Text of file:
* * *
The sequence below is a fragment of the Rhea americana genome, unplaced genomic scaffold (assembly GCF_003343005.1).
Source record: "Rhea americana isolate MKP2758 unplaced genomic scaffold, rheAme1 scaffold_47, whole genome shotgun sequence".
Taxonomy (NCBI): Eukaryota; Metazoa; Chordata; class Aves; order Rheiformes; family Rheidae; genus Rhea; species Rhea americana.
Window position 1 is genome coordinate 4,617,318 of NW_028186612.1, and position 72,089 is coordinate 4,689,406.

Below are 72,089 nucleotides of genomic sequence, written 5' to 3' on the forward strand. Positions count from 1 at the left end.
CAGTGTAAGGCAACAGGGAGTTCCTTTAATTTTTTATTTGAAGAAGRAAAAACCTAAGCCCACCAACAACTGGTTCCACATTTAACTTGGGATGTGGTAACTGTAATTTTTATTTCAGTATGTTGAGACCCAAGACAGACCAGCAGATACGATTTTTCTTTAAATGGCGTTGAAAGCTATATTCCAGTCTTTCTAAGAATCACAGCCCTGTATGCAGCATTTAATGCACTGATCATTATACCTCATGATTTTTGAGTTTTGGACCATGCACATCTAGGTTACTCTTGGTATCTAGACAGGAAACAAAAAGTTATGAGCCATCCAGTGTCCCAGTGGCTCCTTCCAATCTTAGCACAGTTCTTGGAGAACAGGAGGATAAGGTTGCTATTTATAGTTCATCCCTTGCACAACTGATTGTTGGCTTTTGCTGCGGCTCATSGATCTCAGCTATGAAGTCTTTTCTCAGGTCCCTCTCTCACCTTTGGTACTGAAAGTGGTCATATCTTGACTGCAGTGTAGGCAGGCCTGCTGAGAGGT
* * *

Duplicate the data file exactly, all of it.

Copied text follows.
The sequence below is a fragment of the Rhea americana genome, unplaced genomic scaffold (assembly GCF_003343005.1).
Source record: "Rhea americana isolate MKP2758 unplaced genomic scaffold, rheAme1 scaffold_47, whole genome shotgun sequence".
Taxonomy (NCBI): Eukaryota; Metazoa; Chordata; class Aves; order Rheiformes; family Rheidae; genus Rhea; species Rhea americana.
Window position 1 is genome coordinate 4,617,318 of NW_028186612.1, and position 72,089 is coordinate 4,689,406.

Below are 72,089 nucleotides of genomic sequence, written 5' to 3' on the forward strand. Positions count from 1 at the left end.
CAGTGTAAGGCAACAGGGAGTTCCTTTAATTTTTTATTTGAAGAAGRAAAAACCTAAGCCCACCAACAACTGGTTCCACATTTAACTTGGGATGTGGTAACTGTAATTTTTATTTCAGTATGTTGAGACCCAAGACAGACCAGCAGATACGATTTTTCTTTAAATGGCGTTGAAAGCTATATTCCAGTCTTTCTAAGAATCACAGCCCTGTATGCAGCATTTAATGCACTGATCATTATACCTCATGATTTTTGAGTTTTGGACCATGCACATCTAGGTTACTCTTGGTATCTAGACAGGAAACAAAAAGTTATGAGCCATCCAGTGTCCCAGTGGCTCCTTCCAATCTTAGCACAGTTCTTGGAGAACAGGAGGATAAGGTTGCTATTTATAGTTCATCCCTTGCACAACTGATTGTTGGCTTTTGCTGCGGCTCATSGATCTCAGCTATGAAGTCTTTTCTCAGGTCCCTCTCTCACCTTTGGTACTGAAAGTGGTCATATCTTGACTGCAGTGTAGGCAGGCCTGCTGAGAGGT